This isn't going well so far. When Johann Lamont resigned as Scottish Labour "leader" on the grounds that the Scottish party was being treated by London as a branch office, it was surely self-evident that the number one qualification for any would-be replacement was that they look like the sort of person capable of laying down some much-needed boundaries.
Instead, Labour have somehow come up with Jim Murphy, an ultra-Blairite Westminster MP and member of Ed Miliband's Shadow Cabinet, as the frontrunner to succeed Lamont. Given that the current deputy leader is also at Westminster and has made clear that he has no intention of doing anything helpful like standing down, it now looks perfectly possible that Scottish Labour is going to be directly run from London in an even more literal sense than before.
If that happens, the party's group in the Scottish Parliament will find itself headed on a caretaker basis by someone who is effectively only the fourth-in-command, because they'll be outranked by no fewer than three London-based politicians - the leader, the deputy leader and the Shadow Scottish Secretary.
Doubtless Labour will try to excuse the absurdity of the situation by pointing out that the SNP were once led by Alex Salmond from Westminster for two-and-a-half years. But that comparison doesn't work, and not only because the SNP group at Holyrood was headed by the party's deputy leader during that period.
The more fundamental point is that Salmond was his own boss at Westminster. By contrast, Murphy will presumably be "leading" his party as a backbench MP who is required to submit to the instructions of Miliband's whips, and indeed to drop everything that is going on in Scotland and travel to London for a parliamentary vote whenever a three-line-whip is imposed. How is someone in that position supposed to convince a sceptical public that the buck stops with him?
There is the argument, of course, that it's worth going through any amount of pain in order to get a "heavyweight" politician installed as leader. But I'll have to be honest at this point and say that I've never understood what Murphy has done to deserve the gushing write-ups he often receives from London commentators, some of whom have implausibly regarded him as a potential future Prime Minister.
OK, he's a much more capable politician than Lamont (who isn't?), but he's scarcely another Gordon Brown or John Smith in the making. His speaking style is particularly ill-suited to the task of connecting with the public. The hushed woodenness of his delivery coupled with an all-pervading air of condescension reminds me of a slightly creepy storyteller on Jackanory. I almost expect him to finish every sentence with "that's right, isn't it, boys and girls?"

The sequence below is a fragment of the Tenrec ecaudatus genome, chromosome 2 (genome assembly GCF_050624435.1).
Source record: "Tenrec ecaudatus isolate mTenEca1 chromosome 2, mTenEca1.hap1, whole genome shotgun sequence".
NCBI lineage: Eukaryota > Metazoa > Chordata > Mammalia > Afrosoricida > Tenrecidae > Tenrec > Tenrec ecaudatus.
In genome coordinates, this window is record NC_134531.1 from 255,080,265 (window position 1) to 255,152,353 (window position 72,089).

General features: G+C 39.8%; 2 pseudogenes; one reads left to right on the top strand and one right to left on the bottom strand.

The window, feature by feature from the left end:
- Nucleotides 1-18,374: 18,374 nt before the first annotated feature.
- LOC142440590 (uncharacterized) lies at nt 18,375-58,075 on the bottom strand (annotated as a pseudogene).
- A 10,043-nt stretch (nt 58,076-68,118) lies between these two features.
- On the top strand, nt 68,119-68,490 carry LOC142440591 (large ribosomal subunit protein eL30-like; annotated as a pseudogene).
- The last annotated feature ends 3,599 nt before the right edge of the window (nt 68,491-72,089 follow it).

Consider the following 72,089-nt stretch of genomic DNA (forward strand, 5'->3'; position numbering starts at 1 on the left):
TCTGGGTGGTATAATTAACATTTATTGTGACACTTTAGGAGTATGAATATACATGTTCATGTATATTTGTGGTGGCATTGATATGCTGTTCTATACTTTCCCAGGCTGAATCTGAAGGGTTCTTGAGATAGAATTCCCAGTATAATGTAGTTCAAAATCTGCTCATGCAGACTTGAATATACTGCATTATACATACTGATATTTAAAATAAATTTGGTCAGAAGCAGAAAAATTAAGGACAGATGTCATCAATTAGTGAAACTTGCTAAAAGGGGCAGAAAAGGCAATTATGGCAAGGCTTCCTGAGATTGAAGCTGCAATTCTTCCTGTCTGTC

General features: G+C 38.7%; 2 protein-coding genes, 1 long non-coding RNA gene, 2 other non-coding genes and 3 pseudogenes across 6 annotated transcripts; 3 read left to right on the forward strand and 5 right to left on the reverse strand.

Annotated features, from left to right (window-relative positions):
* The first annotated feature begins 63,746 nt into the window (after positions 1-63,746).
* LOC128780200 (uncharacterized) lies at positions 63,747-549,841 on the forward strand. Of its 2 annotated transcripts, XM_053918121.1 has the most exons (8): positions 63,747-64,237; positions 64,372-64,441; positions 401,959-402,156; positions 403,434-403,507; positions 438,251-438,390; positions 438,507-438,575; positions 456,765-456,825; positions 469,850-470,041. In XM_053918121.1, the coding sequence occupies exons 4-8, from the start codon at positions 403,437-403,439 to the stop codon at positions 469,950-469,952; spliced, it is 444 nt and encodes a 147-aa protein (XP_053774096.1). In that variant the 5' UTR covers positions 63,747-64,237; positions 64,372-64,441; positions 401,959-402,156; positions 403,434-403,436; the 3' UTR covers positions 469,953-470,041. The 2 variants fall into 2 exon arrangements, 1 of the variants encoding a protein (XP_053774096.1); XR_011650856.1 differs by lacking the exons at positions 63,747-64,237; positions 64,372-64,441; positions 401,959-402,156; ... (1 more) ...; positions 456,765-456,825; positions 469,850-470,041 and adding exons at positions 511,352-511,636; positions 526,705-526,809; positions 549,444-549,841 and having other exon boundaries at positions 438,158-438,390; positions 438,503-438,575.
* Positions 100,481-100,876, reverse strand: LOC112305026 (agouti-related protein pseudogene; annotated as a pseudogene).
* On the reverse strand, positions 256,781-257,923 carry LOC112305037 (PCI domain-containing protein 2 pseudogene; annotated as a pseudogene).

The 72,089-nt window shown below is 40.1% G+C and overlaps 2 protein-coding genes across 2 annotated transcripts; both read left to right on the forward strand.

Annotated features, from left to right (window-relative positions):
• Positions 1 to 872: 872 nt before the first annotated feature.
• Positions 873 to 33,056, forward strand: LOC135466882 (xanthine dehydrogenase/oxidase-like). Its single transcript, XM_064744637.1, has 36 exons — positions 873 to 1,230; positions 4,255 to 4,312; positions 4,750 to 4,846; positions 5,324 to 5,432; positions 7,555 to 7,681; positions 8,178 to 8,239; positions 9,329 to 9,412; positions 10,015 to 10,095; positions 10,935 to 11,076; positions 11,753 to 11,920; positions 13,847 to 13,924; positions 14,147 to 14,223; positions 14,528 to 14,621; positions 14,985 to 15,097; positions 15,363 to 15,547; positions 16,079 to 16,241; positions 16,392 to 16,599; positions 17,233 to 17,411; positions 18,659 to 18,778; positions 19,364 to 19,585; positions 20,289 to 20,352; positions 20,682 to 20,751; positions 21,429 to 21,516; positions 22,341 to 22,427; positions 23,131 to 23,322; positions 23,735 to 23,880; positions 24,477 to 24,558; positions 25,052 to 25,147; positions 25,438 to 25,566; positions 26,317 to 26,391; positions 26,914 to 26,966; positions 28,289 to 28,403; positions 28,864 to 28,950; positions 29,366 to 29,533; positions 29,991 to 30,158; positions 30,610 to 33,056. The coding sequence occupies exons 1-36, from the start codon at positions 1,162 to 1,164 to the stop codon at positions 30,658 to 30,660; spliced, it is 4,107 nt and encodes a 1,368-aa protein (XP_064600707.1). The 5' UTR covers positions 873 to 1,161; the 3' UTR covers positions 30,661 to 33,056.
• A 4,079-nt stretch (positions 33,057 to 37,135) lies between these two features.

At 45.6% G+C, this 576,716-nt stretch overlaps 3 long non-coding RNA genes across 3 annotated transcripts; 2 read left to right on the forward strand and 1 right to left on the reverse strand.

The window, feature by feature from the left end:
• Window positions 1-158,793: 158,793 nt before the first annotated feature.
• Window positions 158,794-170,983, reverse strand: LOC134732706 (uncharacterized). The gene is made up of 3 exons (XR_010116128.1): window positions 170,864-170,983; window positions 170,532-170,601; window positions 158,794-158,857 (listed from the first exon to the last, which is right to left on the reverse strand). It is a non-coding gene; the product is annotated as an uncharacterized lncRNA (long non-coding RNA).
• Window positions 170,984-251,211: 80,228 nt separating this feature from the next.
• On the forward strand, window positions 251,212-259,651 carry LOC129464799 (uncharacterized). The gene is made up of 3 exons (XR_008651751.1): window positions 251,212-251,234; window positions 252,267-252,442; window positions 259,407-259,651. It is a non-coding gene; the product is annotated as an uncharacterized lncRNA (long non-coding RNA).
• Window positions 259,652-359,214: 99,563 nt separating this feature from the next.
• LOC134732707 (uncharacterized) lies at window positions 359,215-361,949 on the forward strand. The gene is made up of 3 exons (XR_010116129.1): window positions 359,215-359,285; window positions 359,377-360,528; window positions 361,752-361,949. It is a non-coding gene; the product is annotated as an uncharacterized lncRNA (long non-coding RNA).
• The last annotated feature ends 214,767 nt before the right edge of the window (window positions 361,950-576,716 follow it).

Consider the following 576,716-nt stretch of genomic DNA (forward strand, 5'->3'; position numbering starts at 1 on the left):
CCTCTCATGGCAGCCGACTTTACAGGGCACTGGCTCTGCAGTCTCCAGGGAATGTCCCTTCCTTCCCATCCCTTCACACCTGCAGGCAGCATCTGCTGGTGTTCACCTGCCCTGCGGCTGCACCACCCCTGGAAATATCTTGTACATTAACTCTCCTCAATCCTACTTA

Perhaps I'm missing something. Maybe after decades of the political centre-of-gravity in the UK trundling relentlessly to the authoritarian right, journalists are correct to think that voters in Middle England love nothing more than being talked down to by the likes of Murphy. But there does seem to be concern in Scottish Labour ranks that the same rules do not apply north of the border. That's been sufficient to ensure that Murphy won't enjoy a coronation.
The vagaries of the barking mad electoral college system make it extremely difficult to predict whether this will be a walkover for Murphy, or a very close election. The unions are clearly determined to stop him, and have successfully coalesced behind a preferred alternative candidate in the shape of Neil Findlay. The problem they have, though, is that rank-and-file union members will determine how the union vote breaks, and many of them won't even have heard of Findlay.
Much will hinge, then, on whether union bosses can cajole their members into voting for a relative unknown in the same way that they managed with a certain Ed Miliband four years ago. There certainly shouldn't be any problem persuading them to give their second preference vote to Sarah Boyack - she may be a nobody as far as the London media are concerned, but she "came in with the bricks" at Holyrood and thus is a reasonably familiar face for most politically aware people in Scotland.
It's conceivable that the parliamentary section of the electoral college will be split down the middle, with MPs mostly backing Murphy and MSPs voting for one of their own. It doesn't really matter if MSPs are divided between Boyack and Findlay, as long as they give their second preferences to the other "stop Murphy" candidate. On the face of it, then, this is an election that Murphy could lose - it just depends on whether the lure of his stardust is as irresistible as it's cracked up to be.
Watching all of this from the sidelines with interest and no small degree of amusement is the SNP. There's a theory that Murphy is the man they "fear", but it has to be said that's mostly put around by the true believers in his legend. My own sense is that the SNP would be very happy with a Murphy win, not least because of their belief that his hectoring tone during the referendum campaign played a part in driving traditional Labour voters to the Yes camp. They also haven't forgotten the intense ridicule he suffered after the "eggpocalypse" incident, when he reacted to being hit by an egg as if it had caused a life-threatening injury.
Although it's fair to say that the SNP would be facing a tougher opponent than Lamont, the manner of her departure and the way in which it undermined Murphy's legitimacy before he even put himself forward means that this election could well be remembered as yet another staging-post on the way to the SNP replacing Labour as Scotland's natural party of preference.
Right on cue comes an astonishing poll putting the SNP 29% ahead of Labour in Westminster intentions – and it was mostly conducted after the public became aware that Murphy was the frontrunner. It's getting to the point where all Nicola Sturgeon has to do is sit back and watch her opponents implode.